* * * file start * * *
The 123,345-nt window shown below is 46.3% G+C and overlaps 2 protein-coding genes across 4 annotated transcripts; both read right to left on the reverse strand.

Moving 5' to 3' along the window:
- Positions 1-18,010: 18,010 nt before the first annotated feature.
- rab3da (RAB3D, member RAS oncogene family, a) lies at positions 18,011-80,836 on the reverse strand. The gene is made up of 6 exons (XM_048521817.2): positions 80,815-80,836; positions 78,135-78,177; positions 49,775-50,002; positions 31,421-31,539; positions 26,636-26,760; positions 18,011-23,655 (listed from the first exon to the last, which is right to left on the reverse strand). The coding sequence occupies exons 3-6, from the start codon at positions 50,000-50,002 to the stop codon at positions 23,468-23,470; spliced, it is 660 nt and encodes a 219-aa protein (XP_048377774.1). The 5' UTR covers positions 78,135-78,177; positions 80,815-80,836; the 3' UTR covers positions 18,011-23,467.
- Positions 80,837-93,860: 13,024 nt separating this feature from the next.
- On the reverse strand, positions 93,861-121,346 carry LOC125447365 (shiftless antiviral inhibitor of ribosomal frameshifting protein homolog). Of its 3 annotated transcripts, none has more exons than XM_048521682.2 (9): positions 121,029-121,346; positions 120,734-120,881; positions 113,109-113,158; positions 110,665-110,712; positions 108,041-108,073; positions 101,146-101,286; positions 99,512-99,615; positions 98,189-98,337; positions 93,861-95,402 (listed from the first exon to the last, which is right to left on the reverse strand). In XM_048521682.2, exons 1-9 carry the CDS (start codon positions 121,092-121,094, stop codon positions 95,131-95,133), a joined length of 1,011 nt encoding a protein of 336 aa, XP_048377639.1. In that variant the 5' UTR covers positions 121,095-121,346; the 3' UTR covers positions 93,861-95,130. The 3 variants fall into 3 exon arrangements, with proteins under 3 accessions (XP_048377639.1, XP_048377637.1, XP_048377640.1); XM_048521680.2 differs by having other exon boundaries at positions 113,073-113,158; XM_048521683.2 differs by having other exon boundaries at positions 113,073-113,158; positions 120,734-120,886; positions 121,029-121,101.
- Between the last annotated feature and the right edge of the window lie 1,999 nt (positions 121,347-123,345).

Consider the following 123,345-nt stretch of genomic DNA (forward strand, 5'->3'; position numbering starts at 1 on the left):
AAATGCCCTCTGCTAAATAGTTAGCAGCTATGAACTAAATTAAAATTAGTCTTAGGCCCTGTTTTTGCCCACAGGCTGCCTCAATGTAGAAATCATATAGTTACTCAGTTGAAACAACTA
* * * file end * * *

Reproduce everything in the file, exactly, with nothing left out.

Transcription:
The 123,345-nt window shown below is 46.3% G+C and overlaps 2 protein-coding genes across 4 annotated transcripts; both read right to left on the reverse strand.

Moving 5' to 3' along the window:
- Positions 1-18,010: 18,010 nt before the first annotated feature.
- rab3da (RAB3D, member RAS oncogene family, a) lies at positions 18,011-80,836 on the reverse strand. The gene is made up of 6 exons (XM_048521817.2): positions 80,815-80,836; positions 78,135-78,177; positions 49,775-50,002; positions 31,421-31,539; positions 26,636-26,760; positions 18,011-23,655 (listed from the first exon to the last, which is right to left on the reverse strand). The coding sequence occupies exons 3-6, from the start codon at positions 50,000-50,002 to the stop codon at positions 23,468-23,470; spliced, it is 660 nt and encodes a 219-aa protein (XP_048377774.1). The 5' UTR covers positions 78,135-78,177; positions 80,815-80,836; the 3' UTR covers positions 18,011-23,467.
- Positions 80,837-93,860: 13,024 nt separating this feature from the next.
- On the reverse strand, positions 93,861-121,346 carry LOC125447365 (shiftless antiviral inhibitor of ribosomal frameshifting protein homolog). Of its 3 annotated transcripts, none has more exons than XM_048521682.2 (9): positions 121,029-121,346; positions 120,734-120,881; positions 113,109-113,158; positions 110,665-110,712; positions 108,041-108,073; positions 101,146-101,286; positions 99,512-99,615; positions 98,189-98,337; positions 93,861-95,402 (listed from the first exon to the last, which is right to left on the reverse strand). In XM_048521682.2, exons 1-9 carry the CDS (start codon positions 121,092-121,094, stop codon positions 95,131-95,133), a joined length of 1,011 nt encoding a protein of 336 aa, XP_048377639.1. In that variant the 5' UTR covers positions 121,095-121,346; the 3' UTR covers positions 93,861-95,130. The 3 variants fall into 3 exon arrangements, with proteins under 3 accessions (XP_048377639.1, XP_048377637.1, XP_048377640.1); XM_048521680.2 differs by having other exon boundaries at positions 113,073-113,158; XM_048521683.2 differs by having other exon boundaries at positions 113,073-113,158; positions 120,734-120,886; positions 121,029-121,101.
- Between the last annotated feature and the right edge of the window lie 1,999 nt (positions 121,347-123,345).

Consider the following 123,345-nt stretch of genomic DNA (forward strand, 5'->3'; position numbering starts at 1 on the left):
AAATGCCCTCTGCTAAATAGTTAGCAGCTATGAACTAAATTAAAATTAGTCTTAGGCCCTGTTTTTGCCCACAGGCTGCCTCAATGTAGAAATCATATAGTTACTCAGTTGAAACAACTA